Monday, May 24, 2010

Welcome to the Neighborhood

I've always had he privilege of having great neighbors around me. Growing up in NYC, I knew just about everyone in my building of about 25 apartments at least by name, and I even got accustomed to considering some of these neighbors family. My parents never had to pay for daycare or a sitter- the neighbors were always there (a majority of the neighbors were retired) and took care of my sister and me whenever it was needed. They made the holidays extra special. Since my parents are from a different background, Christmas was not something they celebrated; still on Christmas morning we'd wake up to a living room full of everything a child could dream of. My neighbors made the holidays and everything else so special, and those thoughts still stay with me today to the point where we're that house on the street that is full of lights and decorations.

These days in my suburban world, I'm surround by neighbors who constantly look put for each other and always help out. My husband has the to travel from time to time, and when he does, I get an extra stream of support from the people around me. I tend to joke about my not having decided if the they think I'm totally helpless or useless, but I always appreciate their gestures. During the winter, one offered to dig me out after a snow storm, where his named price was a cup of tea. Another time, as the weather has been getting warmer and my husband is away once more,  I come home and find my lawn is mowed. In addition I get numerous calls about dinner and making sure I have something to eat, since they all know how great a cook I'm not. I am a whiz with a phone and take-out menu, so food is never a problem . I realize I'm getting off track here and talking about myself a little too much, so back to Newburgh.

Sunday morning, I was drinking a cup of coffee while sitting on the stoop, when someone passed by and said hello. He went on to ask me if I had just moved in; my reply was that I was only waiting for someone. He then continued to explain how he was about to welcome me to the neighborhood... This got me thinking about the people in the neighborhood. Although I'm not here that often, I've always had positive experiences with the people around. They are friendly, look out for each other, and will help if needed, even from time we were brand new faces.

When we first started construction, the property owner next door saw us working with a small generator, and offered us help with the electric supply. He ended up running extension cords from his building so we could plug various tools into without worrying about overloading the generator. He also let us use his lot to set up a dumpster; sparing us the need for a permit to have one on the street. He made an effort to help us out several ways over time, and never asked for anything in return, not even a dime.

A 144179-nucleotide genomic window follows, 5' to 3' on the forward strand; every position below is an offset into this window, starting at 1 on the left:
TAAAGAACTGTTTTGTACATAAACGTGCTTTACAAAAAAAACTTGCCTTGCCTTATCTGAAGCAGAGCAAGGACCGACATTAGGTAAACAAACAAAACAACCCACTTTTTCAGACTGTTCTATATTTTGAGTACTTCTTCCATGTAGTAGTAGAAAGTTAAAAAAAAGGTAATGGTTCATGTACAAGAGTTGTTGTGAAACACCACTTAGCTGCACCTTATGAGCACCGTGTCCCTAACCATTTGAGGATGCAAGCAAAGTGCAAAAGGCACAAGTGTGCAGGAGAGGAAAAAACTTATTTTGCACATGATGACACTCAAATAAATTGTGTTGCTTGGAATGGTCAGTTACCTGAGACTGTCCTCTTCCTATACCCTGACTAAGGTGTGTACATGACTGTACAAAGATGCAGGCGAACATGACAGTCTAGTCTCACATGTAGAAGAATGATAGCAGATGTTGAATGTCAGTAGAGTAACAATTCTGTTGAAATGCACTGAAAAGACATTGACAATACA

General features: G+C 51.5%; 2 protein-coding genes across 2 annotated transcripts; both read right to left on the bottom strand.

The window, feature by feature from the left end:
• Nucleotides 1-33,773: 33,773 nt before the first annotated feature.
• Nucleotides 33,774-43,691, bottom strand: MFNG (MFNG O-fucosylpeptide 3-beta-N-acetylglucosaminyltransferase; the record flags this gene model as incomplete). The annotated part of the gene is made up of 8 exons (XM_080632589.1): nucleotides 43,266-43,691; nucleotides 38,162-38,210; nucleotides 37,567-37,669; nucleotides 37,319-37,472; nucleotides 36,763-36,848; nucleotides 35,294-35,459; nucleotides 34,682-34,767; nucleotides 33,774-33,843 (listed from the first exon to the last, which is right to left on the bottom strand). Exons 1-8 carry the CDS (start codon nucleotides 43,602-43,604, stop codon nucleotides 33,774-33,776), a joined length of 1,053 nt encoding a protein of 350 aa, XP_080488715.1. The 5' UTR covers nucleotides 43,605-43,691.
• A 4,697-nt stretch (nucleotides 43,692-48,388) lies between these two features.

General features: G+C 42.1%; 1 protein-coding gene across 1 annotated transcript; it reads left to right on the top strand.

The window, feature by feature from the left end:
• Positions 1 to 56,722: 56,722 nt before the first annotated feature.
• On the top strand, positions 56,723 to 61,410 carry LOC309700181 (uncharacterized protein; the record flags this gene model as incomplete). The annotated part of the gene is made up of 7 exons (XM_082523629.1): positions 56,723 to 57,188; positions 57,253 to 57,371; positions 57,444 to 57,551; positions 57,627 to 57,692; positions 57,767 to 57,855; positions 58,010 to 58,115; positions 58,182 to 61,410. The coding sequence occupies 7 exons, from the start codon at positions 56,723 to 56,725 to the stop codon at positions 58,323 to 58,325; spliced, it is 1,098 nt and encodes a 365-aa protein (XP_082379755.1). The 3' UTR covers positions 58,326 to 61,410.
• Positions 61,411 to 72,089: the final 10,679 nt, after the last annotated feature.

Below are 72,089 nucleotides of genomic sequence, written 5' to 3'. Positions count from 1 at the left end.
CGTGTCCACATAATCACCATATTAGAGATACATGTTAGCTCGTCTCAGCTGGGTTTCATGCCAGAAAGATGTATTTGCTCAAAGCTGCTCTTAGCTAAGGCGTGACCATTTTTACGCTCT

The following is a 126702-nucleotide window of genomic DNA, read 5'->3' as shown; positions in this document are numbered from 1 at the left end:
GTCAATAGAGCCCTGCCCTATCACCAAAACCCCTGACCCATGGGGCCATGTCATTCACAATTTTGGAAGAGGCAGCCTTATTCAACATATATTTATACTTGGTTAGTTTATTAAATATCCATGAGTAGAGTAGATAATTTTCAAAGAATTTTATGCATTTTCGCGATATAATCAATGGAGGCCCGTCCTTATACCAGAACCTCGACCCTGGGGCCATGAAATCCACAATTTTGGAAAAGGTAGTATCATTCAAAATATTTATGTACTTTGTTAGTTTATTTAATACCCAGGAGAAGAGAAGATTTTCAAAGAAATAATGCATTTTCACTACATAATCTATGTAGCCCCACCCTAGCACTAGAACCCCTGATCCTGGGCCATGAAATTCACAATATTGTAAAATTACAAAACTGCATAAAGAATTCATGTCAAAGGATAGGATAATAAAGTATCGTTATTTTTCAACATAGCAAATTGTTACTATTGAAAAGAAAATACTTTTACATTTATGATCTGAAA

Other instances included residents across the street encouraging our work. One person went as far as to show me her apartment to see how visible the differences between the two places were and how great we were doing. On another occasion, someone called us at home to see if anyone should have been in the building in the evening, as he saw lights on in one of the apartments. Our phone number had always been plastered on the trucks we were using, and he must have taken note of it. It turned out we didn't switch off the lights when we left that day, but the fact that he was concerned speaks volumes to me. This showed me people are aware of what's going on around them, they care about what's happening, and aren't afraid to do something if needed.

The point I'm trying to make here is that although things may look run down, you can't use this to judge the people around. There's a large sense of community, examples of this would be all the work being done by volunteer organizations or something as basic as the number of churches with a small radius. The people are ready to welcome new faces; the only thing is we just need to give them the opportunity to do so.

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